French mortgage rates dive to new historic lows
This month mortgage rates in France have dropped to new historic lows offering increased long-term value.
Mortgage interest rates in France have now reached unprecedented levels, so much so that non-residents with good profiles can now access 20 year fixed rate mortgages from as little as 2.25%.
In terms of savings, compared to May 2014 when French 20-year fixed rate repayment mortgages were at 3.70%, rates have today decreased by 36%. In money terms, the total interest payable on a loan of €300,000 over 20 years has dropped from €117,571 to €72,822 a saving of €44,749, or €3,729 a year.
Each €100,000 borrowed currently costs €436 per month over 25 years, €518 per month over 20 years and €655 per month over 15 years. There has never been so much long term value in the French market which is why high-end buyers are returning in force.
JOHN LUKE BUSBY
Private Clients Director
Why have rates dropped?
Mortgage rates in France reached their previous lows in early 2015, dropping to rates of 2.55% fixed for 20 years. Since then, after a small rate rise last summer, which caused international and domestic buyers to rush to the market to secure the best rate possible, the 3-month Euribor (Euro Interbank Offered Rate) has dropped further into negative territory, passing below -0.24% for the first time for over half a century. This is largely as a result of the European Central Banks decision to cut their base rate to 0.0% in March this year.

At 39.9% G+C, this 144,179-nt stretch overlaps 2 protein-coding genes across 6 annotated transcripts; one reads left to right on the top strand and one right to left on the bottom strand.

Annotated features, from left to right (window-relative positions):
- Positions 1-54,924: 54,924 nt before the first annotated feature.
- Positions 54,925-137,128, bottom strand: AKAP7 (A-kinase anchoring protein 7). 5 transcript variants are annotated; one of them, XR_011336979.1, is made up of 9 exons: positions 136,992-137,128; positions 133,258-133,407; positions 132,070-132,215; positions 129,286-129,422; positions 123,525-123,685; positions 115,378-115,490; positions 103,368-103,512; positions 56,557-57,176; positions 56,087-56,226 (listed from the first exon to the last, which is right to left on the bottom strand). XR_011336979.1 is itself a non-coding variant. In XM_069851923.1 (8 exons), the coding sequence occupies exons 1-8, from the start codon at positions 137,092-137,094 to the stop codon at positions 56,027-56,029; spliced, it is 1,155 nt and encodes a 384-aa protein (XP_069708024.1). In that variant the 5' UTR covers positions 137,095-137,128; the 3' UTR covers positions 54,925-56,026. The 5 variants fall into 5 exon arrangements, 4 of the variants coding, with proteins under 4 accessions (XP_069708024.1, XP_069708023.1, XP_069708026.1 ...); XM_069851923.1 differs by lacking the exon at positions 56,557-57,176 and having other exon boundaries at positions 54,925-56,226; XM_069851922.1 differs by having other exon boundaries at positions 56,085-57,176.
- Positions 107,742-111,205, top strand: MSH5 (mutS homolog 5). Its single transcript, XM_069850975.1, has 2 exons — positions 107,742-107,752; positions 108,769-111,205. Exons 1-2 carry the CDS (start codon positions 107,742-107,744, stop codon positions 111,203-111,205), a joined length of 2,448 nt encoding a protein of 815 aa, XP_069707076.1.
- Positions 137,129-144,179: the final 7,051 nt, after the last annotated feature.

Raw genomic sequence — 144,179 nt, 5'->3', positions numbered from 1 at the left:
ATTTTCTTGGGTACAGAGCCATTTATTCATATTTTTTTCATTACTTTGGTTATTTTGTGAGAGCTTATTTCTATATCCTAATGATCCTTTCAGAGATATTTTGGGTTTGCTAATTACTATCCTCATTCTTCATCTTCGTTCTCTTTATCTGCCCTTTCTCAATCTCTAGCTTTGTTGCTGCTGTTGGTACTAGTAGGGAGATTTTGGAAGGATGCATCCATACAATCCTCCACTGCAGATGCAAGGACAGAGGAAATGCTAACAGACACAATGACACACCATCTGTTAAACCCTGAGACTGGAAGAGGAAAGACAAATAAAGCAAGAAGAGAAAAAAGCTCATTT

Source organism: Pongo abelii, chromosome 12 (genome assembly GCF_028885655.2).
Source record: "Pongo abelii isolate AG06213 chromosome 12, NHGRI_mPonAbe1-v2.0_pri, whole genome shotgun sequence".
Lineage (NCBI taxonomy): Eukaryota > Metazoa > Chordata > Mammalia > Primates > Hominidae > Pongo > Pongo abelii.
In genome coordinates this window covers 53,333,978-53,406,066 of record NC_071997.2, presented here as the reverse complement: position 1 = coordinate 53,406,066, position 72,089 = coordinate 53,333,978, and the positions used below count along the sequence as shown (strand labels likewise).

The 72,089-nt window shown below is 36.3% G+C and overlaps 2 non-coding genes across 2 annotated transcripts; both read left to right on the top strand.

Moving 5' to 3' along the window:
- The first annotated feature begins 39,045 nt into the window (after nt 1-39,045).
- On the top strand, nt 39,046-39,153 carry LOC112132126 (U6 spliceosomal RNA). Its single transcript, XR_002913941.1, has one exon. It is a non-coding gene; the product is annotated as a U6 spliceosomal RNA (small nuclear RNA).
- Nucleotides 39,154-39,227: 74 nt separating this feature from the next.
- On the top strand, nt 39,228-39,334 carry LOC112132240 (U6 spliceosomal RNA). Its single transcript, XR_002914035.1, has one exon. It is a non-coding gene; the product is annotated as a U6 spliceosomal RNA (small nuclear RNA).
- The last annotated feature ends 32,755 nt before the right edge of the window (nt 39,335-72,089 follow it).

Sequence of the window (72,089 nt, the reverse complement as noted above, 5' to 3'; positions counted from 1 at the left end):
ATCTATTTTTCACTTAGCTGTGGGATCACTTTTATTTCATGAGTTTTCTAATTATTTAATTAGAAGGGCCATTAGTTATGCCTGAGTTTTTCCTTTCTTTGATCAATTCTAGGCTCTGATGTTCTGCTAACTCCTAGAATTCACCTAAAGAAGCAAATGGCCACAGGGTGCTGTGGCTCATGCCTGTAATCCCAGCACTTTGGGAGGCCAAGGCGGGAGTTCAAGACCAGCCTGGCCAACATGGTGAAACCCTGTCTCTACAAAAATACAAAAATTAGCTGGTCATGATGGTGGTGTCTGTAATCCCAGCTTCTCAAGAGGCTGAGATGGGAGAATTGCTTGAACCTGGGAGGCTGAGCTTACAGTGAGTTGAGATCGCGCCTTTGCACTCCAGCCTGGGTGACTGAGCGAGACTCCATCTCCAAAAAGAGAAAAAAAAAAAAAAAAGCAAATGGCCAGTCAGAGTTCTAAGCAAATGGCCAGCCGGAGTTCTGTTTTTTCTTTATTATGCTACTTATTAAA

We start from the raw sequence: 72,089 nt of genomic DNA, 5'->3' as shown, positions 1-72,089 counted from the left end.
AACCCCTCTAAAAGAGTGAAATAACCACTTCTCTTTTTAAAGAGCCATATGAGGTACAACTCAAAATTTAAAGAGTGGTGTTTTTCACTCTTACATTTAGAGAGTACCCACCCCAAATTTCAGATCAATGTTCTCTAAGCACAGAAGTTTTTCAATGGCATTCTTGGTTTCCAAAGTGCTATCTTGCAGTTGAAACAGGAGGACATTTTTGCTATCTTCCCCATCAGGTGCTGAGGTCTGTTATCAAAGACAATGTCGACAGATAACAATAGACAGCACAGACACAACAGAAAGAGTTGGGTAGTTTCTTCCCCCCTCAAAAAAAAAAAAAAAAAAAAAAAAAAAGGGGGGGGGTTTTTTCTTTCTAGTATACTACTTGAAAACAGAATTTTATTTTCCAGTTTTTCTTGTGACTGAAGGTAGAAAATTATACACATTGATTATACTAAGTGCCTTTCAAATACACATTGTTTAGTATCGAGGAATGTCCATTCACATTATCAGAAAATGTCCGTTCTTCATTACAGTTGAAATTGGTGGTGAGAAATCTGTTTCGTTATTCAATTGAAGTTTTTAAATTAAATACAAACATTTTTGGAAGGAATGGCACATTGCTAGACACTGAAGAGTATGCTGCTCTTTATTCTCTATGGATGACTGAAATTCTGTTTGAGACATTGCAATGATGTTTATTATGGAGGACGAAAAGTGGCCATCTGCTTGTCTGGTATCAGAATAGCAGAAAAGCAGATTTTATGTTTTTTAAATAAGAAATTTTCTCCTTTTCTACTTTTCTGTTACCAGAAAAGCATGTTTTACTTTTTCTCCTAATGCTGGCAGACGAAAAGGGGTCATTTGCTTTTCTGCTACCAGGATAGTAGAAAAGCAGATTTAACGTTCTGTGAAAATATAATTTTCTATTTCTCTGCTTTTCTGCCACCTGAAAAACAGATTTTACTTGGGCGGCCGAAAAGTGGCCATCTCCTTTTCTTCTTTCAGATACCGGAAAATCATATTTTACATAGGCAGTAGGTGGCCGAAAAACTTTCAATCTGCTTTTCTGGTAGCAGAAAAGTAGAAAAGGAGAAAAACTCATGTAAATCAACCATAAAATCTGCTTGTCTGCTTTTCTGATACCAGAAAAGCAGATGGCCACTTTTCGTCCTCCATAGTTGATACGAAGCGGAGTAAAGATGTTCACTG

The Euribor is used by the vast majority of French banks as their reference index with a margin added on top to create mortgage rates. Current margins are in the region of 2% over the 3 month Euribor (which is now effectively at 0). The changes in the ECB rate generally drive changes to the Euribor.
Those with very good profiles who are buying in popular areas may also have the ability to access even better rates. In locations such as Paris or big resorts in the Alps it is even possible to access 20-year fixed repayment rates below 2.0% providing you can wait as the process can be slow.
|French Mortgage Best Buys|
|1.90%||20 years||80%||Tracker mortgage 3m euribor +1.9%|
|2.25%||15 years||80%||Rate fixed for the term|
|2.45%||20 years||80%||Rate fixed for the term|
|2.65%||25 years||80%||Rate capped + 1.5% for 10 years|
|2.75%||20 years||80%||Rate fixed for the term|
|3.15%||25 years||85%||Rate fixed for the term|
|2.75%||14 years||75%||Tracker 3 month euribor +3.00%|
|2.80%||25 years||75%||Variable tracker with cap at 4.30% fo 10 years|
|3.30%||14 years||75%||Fixed rate|
France in the Press
|Tourism to France increased in 2015 despite Paris terror attacks|
|The overall number of tourists visiting France in 2015 rose compared with the year before to reach an all-time high despite the two deadly attacks in Paris in January and November.|
|Why Eurozone assets, not UK, are at biggest risk in a Brexit vote|
|New data highlights the most popular destinations booked by luxury travellers visiting France on a luxury budget.|
|Holiday homes in the Alps: wake up in France and ski to Italy for lunch|